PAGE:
Smith AJ, Turner EL, Kinra S, Bodurtha JN, Chien AT. A Cost Analysis of Universal versus Targeted Cholesterol Screening in Pediatrics.
J Pediatr. 2018;196:201-207. DOI: 10.1016/j.jpeds.2018.01.027.
In 2014, the American Academy of Pediatrics changed cholesterol screening guidelines from targeted (family risk) to universal. In this study, thought to be the first of cost consequences to the US health care system of universal screening for dyslipidemia among children, the authors used multiple sources of health, health care, and economic data to perform cost-effectiveness analyses. They found that the additional cost per case of elevated cholesterol detected was $1,980 for universal versus targeted screening, and $32,170 per additional case of severe hyperlipidemia detected.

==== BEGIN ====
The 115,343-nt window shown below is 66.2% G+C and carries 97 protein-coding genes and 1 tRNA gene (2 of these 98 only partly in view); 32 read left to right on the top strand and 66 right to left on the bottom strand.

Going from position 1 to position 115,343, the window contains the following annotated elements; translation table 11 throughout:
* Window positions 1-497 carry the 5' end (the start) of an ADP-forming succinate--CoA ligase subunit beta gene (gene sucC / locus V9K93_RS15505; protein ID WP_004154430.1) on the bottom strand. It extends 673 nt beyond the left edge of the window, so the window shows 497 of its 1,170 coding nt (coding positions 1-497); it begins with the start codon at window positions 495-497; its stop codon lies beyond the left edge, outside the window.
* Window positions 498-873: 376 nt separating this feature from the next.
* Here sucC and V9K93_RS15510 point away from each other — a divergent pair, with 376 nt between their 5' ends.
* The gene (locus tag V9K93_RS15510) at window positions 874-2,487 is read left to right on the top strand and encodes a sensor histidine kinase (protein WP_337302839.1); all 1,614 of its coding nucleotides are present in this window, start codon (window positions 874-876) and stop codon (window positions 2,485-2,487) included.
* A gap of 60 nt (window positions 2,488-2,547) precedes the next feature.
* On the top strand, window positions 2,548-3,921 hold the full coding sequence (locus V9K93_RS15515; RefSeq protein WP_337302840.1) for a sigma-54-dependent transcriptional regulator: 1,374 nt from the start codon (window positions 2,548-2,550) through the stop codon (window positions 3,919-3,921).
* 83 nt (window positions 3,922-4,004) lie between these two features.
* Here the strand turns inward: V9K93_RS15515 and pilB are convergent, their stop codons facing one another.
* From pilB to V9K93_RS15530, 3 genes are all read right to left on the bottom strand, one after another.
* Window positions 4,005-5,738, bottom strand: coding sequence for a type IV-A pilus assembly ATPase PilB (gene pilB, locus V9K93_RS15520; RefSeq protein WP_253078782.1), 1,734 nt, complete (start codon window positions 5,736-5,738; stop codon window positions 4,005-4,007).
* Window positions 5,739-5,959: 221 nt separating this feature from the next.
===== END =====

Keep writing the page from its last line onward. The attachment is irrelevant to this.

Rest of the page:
The authors used decision analysis techniques to analyze hypothetical models of universal versus targeted screening an entire birth cohort of US children once during ages 9-11 years. Over a 1-year time horizon, they considered the costs of screening, follow-up testing for positive screening results (both true and false positives), initial 6-month dietary intervention for hyperlipidemia, and medication if severe hyperlipidemia was diagnosed or the dietary intervention failed. They assumed that 19% of US children would have dyslipidemia on initial screening; health care fees from Medicaid were used for cost and cost-effectiveness calculations. With universal screening compared to targeted screening, 2.67 million more children would be screened and 126,000 more children with dysplipidemia would be identified; however, 258,000 more children had false-positive results on initial screening with the universal approach. The overall cost with universal screening was $250 million more than targeted screening for each birth cohort. The number needed to screen in order to identify 1 case of dyslipidemia was 12, and to identify 1 case of severe dyslipidemia was 111. The cost-effectiveness ratio is favorable for universal screening for dyslipidemia in general, but substantially less so for severe dyslipidemia.